The plaintiffs in rebuttal denied that foul odors from the dead animals on the mountain stank or could be smelled in their homes; they admitted that odors from chicken houses in the community could on occasion be smelled in their homes. The plaintiffs testified that the odors from the rendering plant were entirely different from those of the chicken houses or the other odors; that they were more pungent, foul and nauseating and could be readily distinguished from other odors. In this they were corroborated by several witnesses.
Robert Gibson, a defendant called for cross-examination, testified that he worked for and under the direction of Mr. Bagwell as plant manager and that the plant had operated continuously since the injunction under the same management and in the same type of operation.
The jury found for the defendants.
The exception is to the judgment overruling the plaintiffs' amended motion for new trial.
1. The only general ground of the motion for new trial insisted on here is that the verdict was without evidence to support it. The discussion of the special grounds of the amended motion demonstrates that the controlling issue of the case was whether the defendant in violation of the injunction's restraint operated the plant in such a manner as to create foul and offensive odors that could be smelled in the plaintiffs' homes. The evidence adduced on the trial was in obvious conflict as to this issue, and there was sufficient evidence to support the verdict.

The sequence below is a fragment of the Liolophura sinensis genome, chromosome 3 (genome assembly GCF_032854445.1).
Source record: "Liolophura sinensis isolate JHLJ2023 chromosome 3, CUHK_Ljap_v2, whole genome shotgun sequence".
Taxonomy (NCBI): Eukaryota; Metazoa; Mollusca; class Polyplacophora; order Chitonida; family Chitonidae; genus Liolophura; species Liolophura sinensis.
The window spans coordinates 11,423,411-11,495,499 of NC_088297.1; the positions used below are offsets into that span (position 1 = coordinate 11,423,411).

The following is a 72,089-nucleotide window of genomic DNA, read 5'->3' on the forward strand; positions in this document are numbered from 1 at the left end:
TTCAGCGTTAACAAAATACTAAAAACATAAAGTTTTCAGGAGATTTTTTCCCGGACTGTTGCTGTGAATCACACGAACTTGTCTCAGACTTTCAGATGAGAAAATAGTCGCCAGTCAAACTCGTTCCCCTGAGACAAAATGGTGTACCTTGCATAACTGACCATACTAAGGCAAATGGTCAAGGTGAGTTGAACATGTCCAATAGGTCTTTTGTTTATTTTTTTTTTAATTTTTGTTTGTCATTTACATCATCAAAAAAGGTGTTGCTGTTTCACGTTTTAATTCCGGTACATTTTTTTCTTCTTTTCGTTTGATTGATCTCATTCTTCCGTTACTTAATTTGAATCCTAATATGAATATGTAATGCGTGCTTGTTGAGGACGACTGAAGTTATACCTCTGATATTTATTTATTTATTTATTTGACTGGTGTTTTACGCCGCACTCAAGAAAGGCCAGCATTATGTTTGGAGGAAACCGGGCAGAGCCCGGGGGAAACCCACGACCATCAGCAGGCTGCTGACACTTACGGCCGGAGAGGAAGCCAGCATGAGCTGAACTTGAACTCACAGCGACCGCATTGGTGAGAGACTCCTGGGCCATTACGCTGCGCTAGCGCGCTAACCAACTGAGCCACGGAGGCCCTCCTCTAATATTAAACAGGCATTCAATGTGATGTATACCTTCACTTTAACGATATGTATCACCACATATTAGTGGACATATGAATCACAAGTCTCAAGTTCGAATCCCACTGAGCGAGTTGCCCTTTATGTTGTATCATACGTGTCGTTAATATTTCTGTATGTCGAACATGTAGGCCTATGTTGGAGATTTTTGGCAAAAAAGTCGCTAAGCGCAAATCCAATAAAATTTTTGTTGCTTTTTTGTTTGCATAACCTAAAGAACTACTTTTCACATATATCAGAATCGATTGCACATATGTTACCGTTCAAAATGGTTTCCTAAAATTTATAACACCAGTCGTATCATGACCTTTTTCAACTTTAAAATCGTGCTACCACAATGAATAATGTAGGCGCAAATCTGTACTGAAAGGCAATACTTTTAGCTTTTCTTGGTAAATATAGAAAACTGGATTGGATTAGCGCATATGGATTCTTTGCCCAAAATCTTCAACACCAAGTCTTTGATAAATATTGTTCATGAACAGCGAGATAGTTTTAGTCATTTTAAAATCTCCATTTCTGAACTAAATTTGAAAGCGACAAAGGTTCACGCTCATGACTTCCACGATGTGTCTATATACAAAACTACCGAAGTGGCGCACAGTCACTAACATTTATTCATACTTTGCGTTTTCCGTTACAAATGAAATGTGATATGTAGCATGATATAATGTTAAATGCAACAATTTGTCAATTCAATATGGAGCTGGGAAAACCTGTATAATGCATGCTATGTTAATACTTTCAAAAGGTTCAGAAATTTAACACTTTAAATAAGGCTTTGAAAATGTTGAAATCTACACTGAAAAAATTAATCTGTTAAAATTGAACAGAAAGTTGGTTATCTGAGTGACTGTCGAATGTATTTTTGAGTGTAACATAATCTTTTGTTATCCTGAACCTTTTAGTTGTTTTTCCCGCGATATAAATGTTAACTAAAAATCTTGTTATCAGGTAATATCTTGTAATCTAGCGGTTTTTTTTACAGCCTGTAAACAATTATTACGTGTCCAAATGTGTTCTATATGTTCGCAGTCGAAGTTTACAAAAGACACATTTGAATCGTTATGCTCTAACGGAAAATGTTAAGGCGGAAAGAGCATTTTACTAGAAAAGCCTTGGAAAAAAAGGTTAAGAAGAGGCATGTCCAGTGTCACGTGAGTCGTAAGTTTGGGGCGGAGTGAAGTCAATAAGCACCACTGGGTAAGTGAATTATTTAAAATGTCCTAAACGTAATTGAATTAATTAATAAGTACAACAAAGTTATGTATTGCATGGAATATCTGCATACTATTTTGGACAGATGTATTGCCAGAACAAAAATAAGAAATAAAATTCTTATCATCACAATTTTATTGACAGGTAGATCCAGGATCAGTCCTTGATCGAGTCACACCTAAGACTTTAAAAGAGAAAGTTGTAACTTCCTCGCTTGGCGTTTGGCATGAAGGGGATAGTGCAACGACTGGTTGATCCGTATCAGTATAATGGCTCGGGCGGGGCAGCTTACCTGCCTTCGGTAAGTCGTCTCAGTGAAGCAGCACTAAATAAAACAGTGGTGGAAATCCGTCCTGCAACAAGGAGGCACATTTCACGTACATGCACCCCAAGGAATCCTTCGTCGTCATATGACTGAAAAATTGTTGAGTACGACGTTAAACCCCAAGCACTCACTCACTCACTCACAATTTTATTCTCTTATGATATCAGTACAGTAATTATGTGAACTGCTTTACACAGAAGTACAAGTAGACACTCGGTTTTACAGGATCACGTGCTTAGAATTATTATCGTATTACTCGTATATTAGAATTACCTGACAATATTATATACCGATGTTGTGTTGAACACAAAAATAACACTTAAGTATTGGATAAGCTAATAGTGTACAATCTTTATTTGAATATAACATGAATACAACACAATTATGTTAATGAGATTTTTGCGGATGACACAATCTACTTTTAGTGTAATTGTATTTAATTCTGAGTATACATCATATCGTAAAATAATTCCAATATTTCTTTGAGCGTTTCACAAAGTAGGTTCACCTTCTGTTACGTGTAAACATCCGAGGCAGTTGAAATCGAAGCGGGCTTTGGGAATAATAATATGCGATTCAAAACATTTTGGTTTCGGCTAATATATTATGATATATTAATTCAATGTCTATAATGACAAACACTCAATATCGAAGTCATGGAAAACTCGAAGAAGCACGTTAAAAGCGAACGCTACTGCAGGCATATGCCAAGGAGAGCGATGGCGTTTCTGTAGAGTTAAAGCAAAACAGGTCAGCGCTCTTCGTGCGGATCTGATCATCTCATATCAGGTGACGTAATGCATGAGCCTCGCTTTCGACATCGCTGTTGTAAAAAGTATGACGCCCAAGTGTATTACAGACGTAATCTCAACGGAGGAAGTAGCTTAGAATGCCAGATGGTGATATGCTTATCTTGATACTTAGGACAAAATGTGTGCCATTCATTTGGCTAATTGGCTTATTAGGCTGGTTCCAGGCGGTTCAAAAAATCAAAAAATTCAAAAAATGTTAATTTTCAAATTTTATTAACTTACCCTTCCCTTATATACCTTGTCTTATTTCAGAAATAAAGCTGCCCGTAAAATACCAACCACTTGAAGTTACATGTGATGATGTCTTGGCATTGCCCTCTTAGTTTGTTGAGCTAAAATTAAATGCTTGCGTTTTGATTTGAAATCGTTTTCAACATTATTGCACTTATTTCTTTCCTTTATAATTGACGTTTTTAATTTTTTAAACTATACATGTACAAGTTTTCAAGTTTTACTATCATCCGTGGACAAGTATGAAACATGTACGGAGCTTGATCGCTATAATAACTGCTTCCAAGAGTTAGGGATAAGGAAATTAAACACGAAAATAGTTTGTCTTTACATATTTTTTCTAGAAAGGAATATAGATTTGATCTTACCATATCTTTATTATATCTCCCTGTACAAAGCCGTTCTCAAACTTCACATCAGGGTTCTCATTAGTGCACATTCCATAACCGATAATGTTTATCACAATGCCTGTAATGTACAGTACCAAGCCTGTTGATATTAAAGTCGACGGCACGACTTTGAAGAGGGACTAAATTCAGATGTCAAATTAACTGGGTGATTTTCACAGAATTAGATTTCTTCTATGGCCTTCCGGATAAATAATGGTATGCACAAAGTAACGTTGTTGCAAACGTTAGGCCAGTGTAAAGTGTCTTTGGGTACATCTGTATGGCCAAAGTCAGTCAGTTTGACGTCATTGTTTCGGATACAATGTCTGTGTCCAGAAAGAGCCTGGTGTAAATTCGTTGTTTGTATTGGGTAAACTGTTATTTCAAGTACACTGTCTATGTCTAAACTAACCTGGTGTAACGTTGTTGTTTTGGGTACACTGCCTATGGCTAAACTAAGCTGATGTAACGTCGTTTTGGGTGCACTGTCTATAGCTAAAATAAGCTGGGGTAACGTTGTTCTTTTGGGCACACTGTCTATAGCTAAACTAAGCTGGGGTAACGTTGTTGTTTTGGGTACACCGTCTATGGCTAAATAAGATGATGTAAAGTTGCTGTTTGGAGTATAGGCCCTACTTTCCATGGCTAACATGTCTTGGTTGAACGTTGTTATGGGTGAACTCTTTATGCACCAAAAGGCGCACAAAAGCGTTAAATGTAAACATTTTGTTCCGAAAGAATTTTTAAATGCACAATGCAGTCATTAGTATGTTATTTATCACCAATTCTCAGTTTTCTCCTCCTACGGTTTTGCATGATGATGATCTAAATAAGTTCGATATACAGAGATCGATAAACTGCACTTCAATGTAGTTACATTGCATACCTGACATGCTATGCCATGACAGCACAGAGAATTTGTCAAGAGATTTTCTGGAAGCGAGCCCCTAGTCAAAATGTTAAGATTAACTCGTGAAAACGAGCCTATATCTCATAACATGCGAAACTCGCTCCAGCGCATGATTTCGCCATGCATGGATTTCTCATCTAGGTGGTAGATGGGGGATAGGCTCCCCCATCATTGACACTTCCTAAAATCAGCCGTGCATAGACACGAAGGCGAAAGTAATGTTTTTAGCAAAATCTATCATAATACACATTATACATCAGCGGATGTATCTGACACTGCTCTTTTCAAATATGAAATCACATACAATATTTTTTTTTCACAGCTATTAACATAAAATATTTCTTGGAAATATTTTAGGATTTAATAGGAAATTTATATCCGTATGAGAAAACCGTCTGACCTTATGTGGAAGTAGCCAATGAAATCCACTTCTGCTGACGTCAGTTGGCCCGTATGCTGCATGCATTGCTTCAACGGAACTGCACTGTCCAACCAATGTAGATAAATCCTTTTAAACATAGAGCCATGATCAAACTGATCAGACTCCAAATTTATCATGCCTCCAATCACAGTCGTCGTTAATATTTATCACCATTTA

2. The plaintiffs in error vigorously urge as their first special ground for a new trial that the trial court erred in submitting this case to the jury as there is no constitutional right to a trial by jury on the question presented under the Constitution Art. VI, Sec. XVI, Par. I, Code 2-5101 (Right of trial by jury) and under Code 24-105 (Power of court to punish for contempt).
In any event the plaintiffs in error assert that the question was not properly presented to the jury in that the jury was permitted to pass on the general question of contempt which is a question of law, rather than the narrow factual question of whether the plant still emitted offensive odors. We disagree with these contentions for the reasons and with the limitations hereafter set forth.
If the question of the scope or meaning of the injunctive order of August 1, 1958, had been involved, then under the following language from Thompson v. Turner, 69 Ga. 219, 223 the trial court would have been required to pass on the issue: "It appears from the facts disclosed in the record that the whole question which was submitted to the jury turned on the construction of the verdict first above copied, and that whether Mrs. Turner was or was not in contempt depended on its meaning and that of the decree rendered thereon. These were issues of law, and not of fact. They should have been passed upon by the chancellor and determined by him."